fan the flames

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fan the flames

To do or say something to make an argument, problem, or bad situation worse; to further incense an already angry person or group of people. The debate was going poorly for the senatorial candidate, and his strikingly uncouth comments simply fanned the flames. Revelations of the CEO's massive retirement package fanned the flames for consumers already furious over the company's dubious financial dealings.
See also: fan, flame
Farlex Dictionary of Idioms. © 2022 Farlex, Inc, all rights reserved.

fan the flames (of something)

Fig. to make something more intense; to make a situation worse. The riot fanned the flames of racial hatred even more. The hostility in the school is bad enough without anyone fanning the flames.
See also: fan, flame
McGraw-Hill Dictionary of American Idioms and Phrasal Verbs. © 2002 by The McGraw-Hill Companies, Inc.

fan the flames

Intensify or stir up feelings; exacerbate an explosive situation. For example, She already found him attractive, but his letters really fanned the flames, or His speech fanned the flames of racial dissension.
See also: fan, flame
The American Heritage® Dictionary of Idioms by Christine Ammer. Copyright © 2003, 1997 by The Christine Ammer 1992 Trust. Published by Houghton Mifflin Harcourt Publishing Company. All rights reserved.

fan the flames

COMMON If something that someone says or does fans the flames, it makes a bad situation worse. There are several specific and new issues that are fanning the flames in this dispute. Lee's latest film, based on the life of Malcolm X, is set to fan the flames of controversy even higher. Compare with add fuel to the fire. Note: To fan flames means to make them burn more strongly by waving a fan or other flat object next to them.
See also: fan, flame
Collins COBUILD Idioms Dictionary, 3rd ed. © HarperCollins Publishers 2012

fan the ˈflames (of something)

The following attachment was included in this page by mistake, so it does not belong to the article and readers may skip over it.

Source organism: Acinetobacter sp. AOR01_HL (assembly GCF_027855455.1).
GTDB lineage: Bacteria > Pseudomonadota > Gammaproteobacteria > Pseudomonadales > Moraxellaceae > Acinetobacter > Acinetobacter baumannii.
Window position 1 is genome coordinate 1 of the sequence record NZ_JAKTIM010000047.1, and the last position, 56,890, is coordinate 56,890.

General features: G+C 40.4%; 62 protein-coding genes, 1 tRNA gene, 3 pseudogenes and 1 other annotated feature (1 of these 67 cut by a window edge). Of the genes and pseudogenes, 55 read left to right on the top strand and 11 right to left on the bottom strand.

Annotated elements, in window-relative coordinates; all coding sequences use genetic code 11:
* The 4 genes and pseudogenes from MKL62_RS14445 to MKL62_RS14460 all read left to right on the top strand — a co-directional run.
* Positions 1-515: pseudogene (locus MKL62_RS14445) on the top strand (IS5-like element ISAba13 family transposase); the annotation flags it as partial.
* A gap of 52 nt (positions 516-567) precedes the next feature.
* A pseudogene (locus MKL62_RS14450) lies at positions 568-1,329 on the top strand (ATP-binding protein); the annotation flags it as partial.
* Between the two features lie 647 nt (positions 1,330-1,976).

make a feeling such as anger, hatred, etc. worse: His writings fanned the flames of racism.
See also: fan, flame
Farlex Partner Idioms Dictionary © Farlex 2017

fan the flames, to

To exacerbate an already inflammable situation, or to revive a flagging situation. The fact that wind stirs up a fire has, of course, been known since ancient times, but the precise metaphor here, with its alliterative lilt, is considerably newer. Dickens used it in The Old Curiosity Shop (1840): “Fan the sinking flame of hilarity with the wing of friendship.”
See also: fan, to
The Dictionary of Clichés by Christine Ammer Copyright © 2013 by Christine Ammer
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References in periodicals archive ?
"Thanks to @SheriffClayCo for airing out a wanted person's dirty laundry and fanning the flames. The Liberty Police Department was surprised to see this incident slip out, which stinks for the arrestee.
Finance Minister Mangala Samaraweera had accused Cardinal Malcolm Ranjith of fanning the flames of hatred.
The tinder-dry landscape and winds fanning the flames have created the perfect storm.
You risk turning people into martyrs" Labour MP David Lammy blasted: "Our pound-shop Donald Trump is fanning the flames of Islamophobia to propel his grubby electoral ambitions."
The situation is becoming exceedingly difficult due to strong winds fanning the flames. Efforts are made to prevent the fire, which broke out at around 2pm, from reaching farms in the area.
Fanning the flames of speculations on a possible romantic reconciliation, it seems that Carlo Aquino and Angelica Panganiban could not help but send kilig vibes to their fans, especially on Valentine's Day.
But he said the US was making it clear to Iran that "obviously fanning the flames or contributing to it by any party is not welcome to us".
To the above-mentioned, stop fanning the flames of racial hatred.
Anti-Semitism Burning Bright in Turkey After Israeli Attacks on Gaza (and the Government is Fanning the Flames) With threats of violence toward Jews in Turkey made on Twitter and stoning of Israel's consulate, Gaza is reigniting the antisemitic flames in Turkey.
State Department, Jennifer Bsaki said at a news conference, in Washington, regarding Al-Malki's offensive against the Kingdom is clearly hostile and inaccurate, accusing Al-Malki on fanning the flames of sectarianism in Iraq.
Strong winds made the situation worse by fanning the flames.
Without naming any country directly, he accused Sunni Arab leaders of "fanning the flames" of sectarian violence.
Strong winds have been fanning the flames on moors above Cold Edge Road, Wainstalls, since Saturday, West Yorkshire Fire Service said.
Yedinak's experiments often focus on two important factors that cause a wildfire to spread: the speed and direction of the winds that are fanning the flames and the slope of the terrain across which the fire is spreading.